Dimensional Multi-Media Branding Masterpiece by Spectra Imaging | LexJet Blog
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Dimensional Multi-Media Branding Masterpiece by Spectra Imaging

Dimensional multi-media display

Brian Rogers, founder and CEO of Spectra Imaging in Louisville, Ky., used practically every tool available to the modern print shop to create the three multi-dimensional, multi-media panels with accent lighting pictured here for Kroger at the University of Louisville Business Center.

History display for a universityThe Business Center is a collection of multiple rooms, each sponsored by a different company. In this case, Rogers wanted to create something dramatic for Kroger that would detail the grocer’s history from the first store it opened in Cincinnati in 1883 to its present position as the fourth-largest retailer in the world.

“Kroger will sponsor the room for four years and they want to show what can be achieved if you work hard and apply yourself. The president of Kroger, for instance, started out as a bag boy and worked his way up,” explains Rogers.

There are three different panels in the room: the main panel on the front wall is 240″ x 8′ and the other two panels on the sidewalls are 4′ x 8′. Rogers could have printed all the graphics, logos and photos and applied the prints to the walls or onto offset panels, but this treatment ensures the drama Kroger wanted to create.

All the panels are 1″-thick Gator Board with a faux brick wall printed on LexJet 8 Mil Production Satin Photo Paper, mounted with LexJet GraphicMount White Adhesive and laminated with D&K 6 Mil UV Textured Vinyl PSA.

Dimensional lighted signage for interior displaysRogers took a photo of a brick wall downtown to make the flat print more dimensional and, yes, dramatic. “I wanted something with a lot of character, depth and contrast to make it look more realistic. We had a lot of people coming into the room during the installation and they were surprised it was a print,” says Rogers.

All of the graphics on top of the brick background print were cut out on Spectra Imaging’s CNC router and offset an inch off the background panel. Most of these panels were printed using the same method and materials used for the background print.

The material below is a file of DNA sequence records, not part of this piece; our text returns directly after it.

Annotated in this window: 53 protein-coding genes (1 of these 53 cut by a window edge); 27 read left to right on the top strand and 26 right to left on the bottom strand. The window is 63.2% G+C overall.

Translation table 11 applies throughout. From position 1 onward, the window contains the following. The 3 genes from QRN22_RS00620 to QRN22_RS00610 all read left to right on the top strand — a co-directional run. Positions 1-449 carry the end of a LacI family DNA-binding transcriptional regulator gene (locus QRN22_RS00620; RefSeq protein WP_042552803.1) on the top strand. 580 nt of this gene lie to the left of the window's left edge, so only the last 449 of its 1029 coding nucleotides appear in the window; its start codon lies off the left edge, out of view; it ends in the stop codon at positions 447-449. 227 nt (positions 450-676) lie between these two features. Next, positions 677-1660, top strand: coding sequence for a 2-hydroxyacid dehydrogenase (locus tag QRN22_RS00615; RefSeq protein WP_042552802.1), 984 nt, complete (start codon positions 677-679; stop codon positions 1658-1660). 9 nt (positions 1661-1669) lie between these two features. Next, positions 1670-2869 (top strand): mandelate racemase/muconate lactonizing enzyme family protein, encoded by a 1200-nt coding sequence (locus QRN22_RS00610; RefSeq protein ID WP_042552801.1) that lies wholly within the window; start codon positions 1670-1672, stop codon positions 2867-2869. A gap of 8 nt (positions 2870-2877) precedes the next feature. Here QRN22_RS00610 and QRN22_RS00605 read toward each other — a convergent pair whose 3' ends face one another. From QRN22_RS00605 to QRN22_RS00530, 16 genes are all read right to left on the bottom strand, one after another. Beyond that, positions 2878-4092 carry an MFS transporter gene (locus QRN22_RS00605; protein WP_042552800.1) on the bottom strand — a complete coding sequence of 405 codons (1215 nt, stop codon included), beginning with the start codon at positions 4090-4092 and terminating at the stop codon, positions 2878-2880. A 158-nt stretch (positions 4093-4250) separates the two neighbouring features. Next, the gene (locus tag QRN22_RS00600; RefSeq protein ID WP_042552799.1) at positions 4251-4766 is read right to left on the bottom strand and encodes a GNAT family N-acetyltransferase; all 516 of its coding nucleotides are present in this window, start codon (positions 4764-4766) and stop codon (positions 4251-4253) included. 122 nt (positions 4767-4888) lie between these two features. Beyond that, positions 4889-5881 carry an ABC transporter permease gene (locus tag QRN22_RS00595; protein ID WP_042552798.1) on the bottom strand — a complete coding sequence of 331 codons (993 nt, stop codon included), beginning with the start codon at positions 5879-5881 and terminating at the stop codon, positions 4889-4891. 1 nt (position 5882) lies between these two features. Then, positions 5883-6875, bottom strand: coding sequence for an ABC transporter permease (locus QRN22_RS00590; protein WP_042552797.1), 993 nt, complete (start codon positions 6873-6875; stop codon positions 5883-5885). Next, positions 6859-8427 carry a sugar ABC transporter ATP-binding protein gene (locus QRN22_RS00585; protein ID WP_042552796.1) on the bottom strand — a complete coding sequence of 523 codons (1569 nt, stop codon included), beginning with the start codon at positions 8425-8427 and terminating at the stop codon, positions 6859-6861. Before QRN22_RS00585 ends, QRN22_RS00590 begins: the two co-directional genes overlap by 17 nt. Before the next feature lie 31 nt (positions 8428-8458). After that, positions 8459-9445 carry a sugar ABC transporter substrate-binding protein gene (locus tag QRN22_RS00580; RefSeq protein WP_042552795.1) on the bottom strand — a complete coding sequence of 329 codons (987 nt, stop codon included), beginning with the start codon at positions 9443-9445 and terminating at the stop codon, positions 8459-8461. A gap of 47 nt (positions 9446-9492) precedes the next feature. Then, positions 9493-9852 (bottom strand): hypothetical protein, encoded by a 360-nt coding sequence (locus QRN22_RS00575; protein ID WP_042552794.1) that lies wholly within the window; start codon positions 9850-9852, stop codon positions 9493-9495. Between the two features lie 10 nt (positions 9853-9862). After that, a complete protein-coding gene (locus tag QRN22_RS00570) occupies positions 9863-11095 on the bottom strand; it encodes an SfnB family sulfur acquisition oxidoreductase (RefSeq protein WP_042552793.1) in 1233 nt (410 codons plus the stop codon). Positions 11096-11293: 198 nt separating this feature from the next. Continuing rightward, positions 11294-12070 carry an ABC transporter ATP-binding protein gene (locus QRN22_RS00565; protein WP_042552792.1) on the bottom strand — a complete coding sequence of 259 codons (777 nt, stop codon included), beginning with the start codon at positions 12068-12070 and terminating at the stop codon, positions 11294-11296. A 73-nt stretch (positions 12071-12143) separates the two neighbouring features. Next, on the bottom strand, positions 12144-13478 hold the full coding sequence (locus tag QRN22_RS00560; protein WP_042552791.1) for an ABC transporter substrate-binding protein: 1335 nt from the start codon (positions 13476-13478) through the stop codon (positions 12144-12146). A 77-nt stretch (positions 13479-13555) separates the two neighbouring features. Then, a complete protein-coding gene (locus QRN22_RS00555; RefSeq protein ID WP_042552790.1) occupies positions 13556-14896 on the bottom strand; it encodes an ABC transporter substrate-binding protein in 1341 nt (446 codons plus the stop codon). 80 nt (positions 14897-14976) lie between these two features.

Additionally, the Kroger logos and the skyline silhouette are halo-lit with rope lighting from Bird Dog Distributing. The rope lighting uses LEDs for the light source and has the ability to be set in different directions so that you can control where the light shines: to the front, back or sides. Recesses were cut in the back of the Kroger logos and skyline and the rope lighting was placed inside those recesses.

“There was a lot of engineering involved in this project to get all the pieces put together properly. First, I sketch it out so that everything falls in place. When I designed this, I took the brick photo full size and enlarged the other accent images to the proper sizes and dropped everything on the brick wall. Then, those individual files come off the brick wall and are routed and printed. Each individual image needs to be printed at the same dpi to ensure consistency and the right size,” explains Rogers.

The installation took about seven hours. The largest main panel had to be assembled on-site; the Gator Board “skyline,” for example, was in three pieces and applied to the back panel. Overall, this was a very time-consuming project and well worth the effort, acting as a showcase of Spectra Imaging’s talent and effectively communicating Kroger’s dedication to the community.

Regan has been involved in the sign and wide format digital printing industries for the past two decades as an editor, writer and pundit. With a degree in journalism from the University of Houston, Regan has reported on the full evolution of the inkjet printing industry since the first digital printers began appearing on the scene.

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